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Jake Silverstein vs. transgender people

Jake Silverstein is an American author and anti-transgender activist. Silverstein was responsible for a 2023 anti-trans feature about gender diverse youth by Emily Bazelon in The New York Times Magazine.


Jacob “Jake” Silverstein was born on October 14, 1975 and grew up in Oakland, California. Silverstein earned a bachelor’s degree from Wesleyan University, a master’s degree from Hollins University, and a master’s degree from the University of Texas at Austin in 2006.

After working in local news, Silverstein was editor of Texas Monthly from 2008 to 2014, then was named editor of The New York Times Magazine.

Silverstein and spouse Mary Jillian LaMotte Silverstein (born 1970) have two children.

Anti-trans activism

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In the fall of 2021, Silverstein conceived of and assigned a story to Emily Bazelon, telling On the Media (OTM):

We understood that an interesting moment in the field of transgender care was coming up, and that was the release of this new Standards of Care which had last been published I believe it was 2012. So almost a decade ago. That was one of the original motivations for the story, to try to understand what process was going into that and get ahead of the publication of those new Standards of Care. As Emily began looking into it, we had access to this working group that was working on the chapter about adolescence. And we began to understand that there were some not only debates and discussions happening within that group, but also there was a really intense complexity to them doing their work, in the context of a proliferation of really draconian legislation restricting trans rights in various states around the country.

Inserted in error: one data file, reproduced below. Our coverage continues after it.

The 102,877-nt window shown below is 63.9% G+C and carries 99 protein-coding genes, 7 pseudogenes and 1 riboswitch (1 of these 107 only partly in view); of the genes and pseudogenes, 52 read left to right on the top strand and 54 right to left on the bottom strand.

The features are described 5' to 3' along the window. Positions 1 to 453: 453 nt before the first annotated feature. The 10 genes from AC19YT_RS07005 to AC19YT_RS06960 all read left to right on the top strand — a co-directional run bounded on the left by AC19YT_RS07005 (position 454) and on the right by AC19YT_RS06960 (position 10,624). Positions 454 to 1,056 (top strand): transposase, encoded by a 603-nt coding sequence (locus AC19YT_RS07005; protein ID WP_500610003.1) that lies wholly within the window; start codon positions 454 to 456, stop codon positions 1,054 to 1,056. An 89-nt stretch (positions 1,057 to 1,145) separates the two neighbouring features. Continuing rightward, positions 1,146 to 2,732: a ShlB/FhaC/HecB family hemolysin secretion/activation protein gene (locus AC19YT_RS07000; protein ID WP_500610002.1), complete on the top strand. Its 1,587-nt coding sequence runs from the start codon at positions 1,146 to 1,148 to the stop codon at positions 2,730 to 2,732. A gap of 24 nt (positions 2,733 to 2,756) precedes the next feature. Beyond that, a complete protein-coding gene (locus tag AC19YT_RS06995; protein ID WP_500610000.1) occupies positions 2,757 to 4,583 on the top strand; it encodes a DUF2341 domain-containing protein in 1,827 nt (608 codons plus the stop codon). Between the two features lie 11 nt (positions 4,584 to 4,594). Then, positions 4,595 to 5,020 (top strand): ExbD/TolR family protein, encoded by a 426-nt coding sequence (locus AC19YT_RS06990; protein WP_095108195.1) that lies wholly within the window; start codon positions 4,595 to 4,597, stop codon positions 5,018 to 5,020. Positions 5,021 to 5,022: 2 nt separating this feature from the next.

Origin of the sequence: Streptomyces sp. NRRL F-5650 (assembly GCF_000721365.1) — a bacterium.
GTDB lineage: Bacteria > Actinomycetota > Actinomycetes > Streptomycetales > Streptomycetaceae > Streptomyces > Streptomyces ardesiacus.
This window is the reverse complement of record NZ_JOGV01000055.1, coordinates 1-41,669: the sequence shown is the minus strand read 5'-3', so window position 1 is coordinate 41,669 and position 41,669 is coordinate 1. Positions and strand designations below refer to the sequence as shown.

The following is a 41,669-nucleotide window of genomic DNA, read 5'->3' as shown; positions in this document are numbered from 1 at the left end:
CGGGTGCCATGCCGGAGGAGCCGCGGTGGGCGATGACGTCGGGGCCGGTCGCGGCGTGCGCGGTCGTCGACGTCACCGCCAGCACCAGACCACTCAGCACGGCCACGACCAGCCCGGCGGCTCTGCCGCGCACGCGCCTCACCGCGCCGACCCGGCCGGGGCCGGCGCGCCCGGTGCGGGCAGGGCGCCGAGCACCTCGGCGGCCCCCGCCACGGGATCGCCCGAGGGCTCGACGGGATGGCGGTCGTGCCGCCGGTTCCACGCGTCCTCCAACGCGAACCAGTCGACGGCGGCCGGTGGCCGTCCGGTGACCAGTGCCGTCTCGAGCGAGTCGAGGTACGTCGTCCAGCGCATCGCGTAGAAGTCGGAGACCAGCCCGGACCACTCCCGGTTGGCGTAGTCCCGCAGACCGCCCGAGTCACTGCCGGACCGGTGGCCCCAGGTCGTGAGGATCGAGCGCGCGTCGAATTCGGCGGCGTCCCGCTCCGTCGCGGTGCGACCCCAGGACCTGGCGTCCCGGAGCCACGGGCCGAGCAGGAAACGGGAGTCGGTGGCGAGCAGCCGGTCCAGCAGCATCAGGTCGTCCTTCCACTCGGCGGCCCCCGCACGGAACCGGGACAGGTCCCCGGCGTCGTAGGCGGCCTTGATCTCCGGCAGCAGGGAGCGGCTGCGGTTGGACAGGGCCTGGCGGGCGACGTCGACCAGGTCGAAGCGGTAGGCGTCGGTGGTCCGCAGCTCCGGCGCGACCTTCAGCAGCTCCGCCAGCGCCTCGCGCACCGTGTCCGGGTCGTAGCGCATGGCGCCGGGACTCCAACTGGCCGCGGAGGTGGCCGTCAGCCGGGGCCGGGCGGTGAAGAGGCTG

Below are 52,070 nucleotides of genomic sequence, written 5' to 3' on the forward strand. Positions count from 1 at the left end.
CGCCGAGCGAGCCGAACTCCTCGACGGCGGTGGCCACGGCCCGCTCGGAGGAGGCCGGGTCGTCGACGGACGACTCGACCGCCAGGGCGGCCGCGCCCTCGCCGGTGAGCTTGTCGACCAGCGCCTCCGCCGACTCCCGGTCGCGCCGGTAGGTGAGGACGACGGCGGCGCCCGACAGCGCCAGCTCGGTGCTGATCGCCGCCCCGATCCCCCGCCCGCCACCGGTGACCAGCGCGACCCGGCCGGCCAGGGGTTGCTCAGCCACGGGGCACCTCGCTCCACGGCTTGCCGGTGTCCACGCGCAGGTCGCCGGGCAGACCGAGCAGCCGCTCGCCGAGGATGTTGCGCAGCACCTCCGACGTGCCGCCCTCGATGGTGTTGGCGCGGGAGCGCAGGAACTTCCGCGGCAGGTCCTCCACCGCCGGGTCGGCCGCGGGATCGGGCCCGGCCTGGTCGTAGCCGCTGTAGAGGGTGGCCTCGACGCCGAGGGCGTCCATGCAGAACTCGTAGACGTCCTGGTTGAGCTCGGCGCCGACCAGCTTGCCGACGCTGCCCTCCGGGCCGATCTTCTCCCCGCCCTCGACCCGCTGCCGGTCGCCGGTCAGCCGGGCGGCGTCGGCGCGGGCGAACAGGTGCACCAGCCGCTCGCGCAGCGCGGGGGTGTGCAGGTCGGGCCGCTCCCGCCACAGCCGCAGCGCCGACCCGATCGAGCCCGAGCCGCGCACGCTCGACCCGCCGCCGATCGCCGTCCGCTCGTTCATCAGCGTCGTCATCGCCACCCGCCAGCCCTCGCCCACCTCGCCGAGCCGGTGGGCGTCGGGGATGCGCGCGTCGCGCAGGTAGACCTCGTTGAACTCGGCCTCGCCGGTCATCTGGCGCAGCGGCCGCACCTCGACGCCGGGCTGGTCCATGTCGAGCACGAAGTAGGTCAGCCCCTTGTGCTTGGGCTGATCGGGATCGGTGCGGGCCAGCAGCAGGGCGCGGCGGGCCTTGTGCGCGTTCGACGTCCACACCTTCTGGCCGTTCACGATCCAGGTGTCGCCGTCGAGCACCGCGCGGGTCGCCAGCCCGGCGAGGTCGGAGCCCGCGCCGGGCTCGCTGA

Silverstein OTM 2023

Their key access point was psychiatrist Scott Leibowitz, who along with Laura Edwards-Leeper is also a key source for Jesse Singal and other anti-trans activists framing trans people as having a medical and/or psychiatric problem (“gender dysphoria,” etc.). Leibowitz leads off the article in Bazelon’s “cisgender person under siege” framing long favored by the Times when covering gender diverse people. Leibowitz and Edwards-Leeper served on the WPATH chapter on “Assessment, Support and Therapeutic Approaches for Adolescents with Gender Variance/Dysphoria.” Also serving were Annelou de Vries, Jon Arcelus, Gayathri Chelvakumar, Stephanie Roberts, and John Strang.

OTM pressed Silverstein about context.

That’s right, I think you’re quoting from Emily‘s story there. The politicization in certain state legislatures around the country around this issue has created a political debate around something that has ended up distorting a lot of the reception of articles like Emily’s.

Silverstein PTM 2023

The phrase patient zero was one of the examples of bias cited in the open letters to Times management.

This term was introduced to Emily during her interview with the patient in question, a Dutch trans man who we refer to in the story as F.G. Emily tracked him down and interviewed him at length. And he said to her, “I was patient zero.” The term also appears in a book that is cited in Emily’s story about the history of the Amsterdam clinic that uses the term patient zero to describe the same person. And in both cases the meaning was clear to Emily in these interviews and in reading this book. It described the first-ever recipient of this treatment. That’s what it meant, and I think it was pretty clear that’s what it meant from the context. Like I said, it’s not used in quotation marks. He is quoted, saying other things, and he’s quoted saying this treatment saved his life. And Emily didn’t realize that it was going to have another connotation for other people.